A model with serious leg injuries took to the catwalk of a Sports Illustrated Swimsuit show in a wheelchair and absolutely owned it.
Djaniel Carter, from Arizona, suffered the injuries following years working as a professional dancer, and now suffers from a condition that makes it difficult for her to walk and stand.
But that didn’t stop her from nailing her appearance during Miami Swim Week on Sunday in a move hailed as a positive step forward for diversity.
Having been wheeled down the runway by the publication’s editor, MJ Day, the former dancer briefly stood to strike a quick pose for photographers and attempt a few dance moves before returning to her chair.
Sports Illustrated Swimsuit shared the inspirational moment in a clip on Instagram, which has since amassed more than 100K views and has been flooded with messages of praise and support.
“After several years as a professional dancer, @djaniiel sustained traumatic injuries to both of her legs and has been battling an underlying medical condition that has yet to be diagnosed,” the caption alongside the video read.
“Despite the fact that she has a weakened ability to walk and stand, she has not let that stop her from pursing [sic] her dreams.”
The video showed Djaniel in a red, striped bikini with her legs hanging over the side of the wheelchair, as she was pushed down the catwalk, waving her arms in the air and seeming to relish every moment.
At the end of the catwalk she stood to pose before briefly dancing to Destiny’s Child ‘Independent woman’.
Images and videos from the event also showed that Djaniel took to the catwalk a second time, this time showcasing a white, cut-out, one-piece.
Users were quick to take to the comments section to thank both the magazine and Djaniel for the positive move.
“Omg.... This just made me cry because I relate to it so deeply,” one fan wrote. “I was a professional dancer as well and now am injured in both of my knees so I am unable to do what I used to.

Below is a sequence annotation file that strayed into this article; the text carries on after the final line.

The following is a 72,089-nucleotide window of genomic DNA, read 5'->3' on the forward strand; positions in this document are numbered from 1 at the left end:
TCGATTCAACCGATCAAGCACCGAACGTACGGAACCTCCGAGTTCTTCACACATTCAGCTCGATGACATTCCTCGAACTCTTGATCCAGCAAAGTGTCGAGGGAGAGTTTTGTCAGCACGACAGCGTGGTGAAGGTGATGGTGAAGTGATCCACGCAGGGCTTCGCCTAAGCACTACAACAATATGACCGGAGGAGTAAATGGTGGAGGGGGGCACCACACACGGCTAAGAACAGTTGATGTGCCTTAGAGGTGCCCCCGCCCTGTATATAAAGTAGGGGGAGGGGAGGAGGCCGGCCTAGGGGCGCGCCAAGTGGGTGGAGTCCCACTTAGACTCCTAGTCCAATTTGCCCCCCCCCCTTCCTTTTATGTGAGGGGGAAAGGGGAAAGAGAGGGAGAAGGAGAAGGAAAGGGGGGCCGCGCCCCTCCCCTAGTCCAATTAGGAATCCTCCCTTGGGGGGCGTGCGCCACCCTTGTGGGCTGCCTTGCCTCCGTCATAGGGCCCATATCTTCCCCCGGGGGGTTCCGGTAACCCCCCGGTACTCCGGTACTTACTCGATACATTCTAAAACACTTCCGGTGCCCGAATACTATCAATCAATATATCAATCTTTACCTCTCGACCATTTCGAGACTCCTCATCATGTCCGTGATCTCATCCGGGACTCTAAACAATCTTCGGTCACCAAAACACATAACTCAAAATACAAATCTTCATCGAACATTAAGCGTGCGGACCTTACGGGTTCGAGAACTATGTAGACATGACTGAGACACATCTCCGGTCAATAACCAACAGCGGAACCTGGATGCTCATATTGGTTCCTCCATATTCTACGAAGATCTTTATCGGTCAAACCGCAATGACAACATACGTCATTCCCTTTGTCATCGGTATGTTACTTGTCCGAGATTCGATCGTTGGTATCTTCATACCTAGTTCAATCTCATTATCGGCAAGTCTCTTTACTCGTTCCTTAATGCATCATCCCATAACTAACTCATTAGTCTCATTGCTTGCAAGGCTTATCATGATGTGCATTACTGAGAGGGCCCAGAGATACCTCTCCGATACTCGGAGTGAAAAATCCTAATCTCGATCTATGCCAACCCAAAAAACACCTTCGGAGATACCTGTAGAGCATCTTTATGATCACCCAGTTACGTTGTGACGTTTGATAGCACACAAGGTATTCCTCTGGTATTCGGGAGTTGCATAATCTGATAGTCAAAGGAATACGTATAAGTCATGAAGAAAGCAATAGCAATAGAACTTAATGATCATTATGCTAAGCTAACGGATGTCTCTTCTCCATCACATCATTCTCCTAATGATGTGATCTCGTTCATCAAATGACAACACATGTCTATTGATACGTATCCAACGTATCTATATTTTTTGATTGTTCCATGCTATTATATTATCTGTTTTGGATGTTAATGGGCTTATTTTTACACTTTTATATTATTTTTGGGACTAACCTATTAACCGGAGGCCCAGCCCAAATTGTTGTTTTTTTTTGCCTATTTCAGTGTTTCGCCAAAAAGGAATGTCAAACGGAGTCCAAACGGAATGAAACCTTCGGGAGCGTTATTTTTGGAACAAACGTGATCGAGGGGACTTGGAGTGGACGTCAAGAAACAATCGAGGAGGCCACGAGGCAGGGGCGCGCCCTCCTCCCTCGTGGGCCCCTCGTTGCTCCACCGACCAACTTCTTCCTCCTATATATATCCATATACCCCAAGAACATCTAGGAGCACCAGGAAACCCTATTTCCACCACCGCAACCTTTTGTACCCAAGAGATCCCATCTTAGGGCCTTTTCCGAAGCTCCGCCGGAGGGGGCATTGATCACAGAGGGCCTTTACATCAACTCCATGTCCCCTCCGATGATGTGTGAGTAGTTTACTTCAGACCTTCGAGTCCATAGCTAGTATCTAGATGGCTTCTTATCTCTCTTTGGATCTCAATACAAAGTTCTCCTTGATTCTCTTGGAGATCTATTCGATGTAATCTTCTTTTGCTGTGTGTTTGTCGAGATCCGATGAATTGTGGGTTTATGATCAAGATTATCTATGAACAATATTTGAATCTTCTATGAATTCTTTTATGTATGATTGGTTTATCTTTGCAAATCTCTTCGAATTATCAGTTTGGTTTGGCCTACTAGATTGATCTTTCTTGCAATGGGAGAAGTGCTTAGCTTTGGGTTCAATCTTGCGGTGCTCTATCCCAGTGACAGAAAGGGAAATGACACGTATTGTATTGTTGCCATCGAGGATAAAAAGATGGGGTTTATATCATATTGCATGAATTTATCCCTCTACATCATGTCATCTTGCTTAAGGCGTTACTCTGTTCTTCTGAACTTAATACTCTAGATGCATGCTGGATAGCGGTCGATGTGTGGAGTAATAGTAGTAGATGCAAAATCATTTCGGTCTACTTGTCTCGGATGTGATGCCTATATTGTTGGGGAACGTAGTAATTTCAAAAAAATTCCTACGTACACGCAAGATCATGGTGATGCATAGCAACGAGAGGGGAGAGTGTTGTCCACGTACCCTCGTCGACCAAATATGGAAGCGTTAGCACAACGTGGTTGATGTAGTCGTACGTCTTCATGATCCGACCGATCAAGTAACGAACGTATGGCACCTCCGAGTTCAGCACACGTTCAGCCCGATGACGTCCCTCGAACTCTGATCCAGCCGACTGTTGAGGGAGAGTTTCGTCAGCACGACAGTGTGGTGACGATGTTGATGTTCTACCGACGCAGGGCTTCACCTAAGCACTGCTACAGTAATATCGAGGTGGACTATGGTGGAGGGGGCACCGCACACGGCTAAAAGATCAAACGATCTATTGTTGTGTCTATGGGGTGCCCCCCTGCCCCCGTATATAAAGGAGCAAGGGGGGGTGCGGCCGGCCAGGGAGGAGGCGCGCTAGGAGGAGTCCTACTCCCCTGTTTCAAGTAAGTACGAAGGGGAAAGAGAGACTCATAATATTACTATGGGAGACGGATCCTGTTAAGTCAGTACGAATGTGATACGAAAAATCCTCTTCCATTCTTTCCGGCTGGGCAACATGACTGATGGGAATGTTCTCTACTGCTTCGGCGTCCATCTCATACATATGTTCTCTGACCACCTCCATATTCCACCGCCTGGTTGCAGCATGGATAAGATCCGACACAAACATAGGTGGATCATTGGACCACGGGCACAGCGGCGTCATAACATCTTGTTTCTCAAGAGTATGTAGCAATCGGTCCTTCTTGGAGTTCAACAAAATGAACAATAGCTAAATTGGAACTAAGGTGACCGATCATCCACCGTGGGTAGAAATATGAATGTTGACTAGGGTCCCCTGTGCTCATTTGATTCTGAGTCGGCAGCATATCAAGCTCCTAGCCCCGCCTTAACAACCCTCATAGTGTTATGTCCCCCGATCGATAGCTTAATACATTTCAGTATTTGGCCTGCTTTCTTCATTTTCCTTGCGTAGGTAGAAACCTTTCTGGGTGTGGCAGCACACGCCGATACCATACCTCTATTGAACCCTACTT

“I haven't let it stop me, and I am still able to walk.. but I relate to the pain behind this so deeply and love this girl for this. Rock on sister.”
“This is amazing and beyond inspiring,” another fan wrote. “Thank you @si_swimsuit and @mj_day for constantly giving that runway the gift of diversity and all of us the empowerment to embrace our unique.”
Others thanked the model for throwing a light on invisible illness.
“From one chronic pain sufferer to another, what you showed on that stage honestly made me cry, to see somebody with an invisible illness share exactly what it looks like at times, I feel brought awareness to a HUGE part of living with invisible illnesses. Thank you,” one user commented.
Despite the overwhelming support, a small number of people also left negative comments, accusing the move of being insulting to disabled people because Djaniel was able to stand at the end of the runway.
But Djaniel was quick to fire back at the critics, pointing out that disability comes in many different guises.
“I already got called a “FRAUD” I am going to open up about my story and about what my body goes through you don’t know me,” she wrote on Instagram.
Fashion brands have been making strides to make catwalks more inclusive of late.
Back in 2017 design duo Teatum Jones cast one of the UK’s leading disabled models, Kelly Knox, for their show.
While Alton Towers crash victim Vicky Balch also walked, wearing a moss green dress and revealing her prosthetic leg.
Child model Daisy Demetre, from Birmingham, was born with fibula hemimelia, a bone condition which cause her to be born with parts of both her legs missing.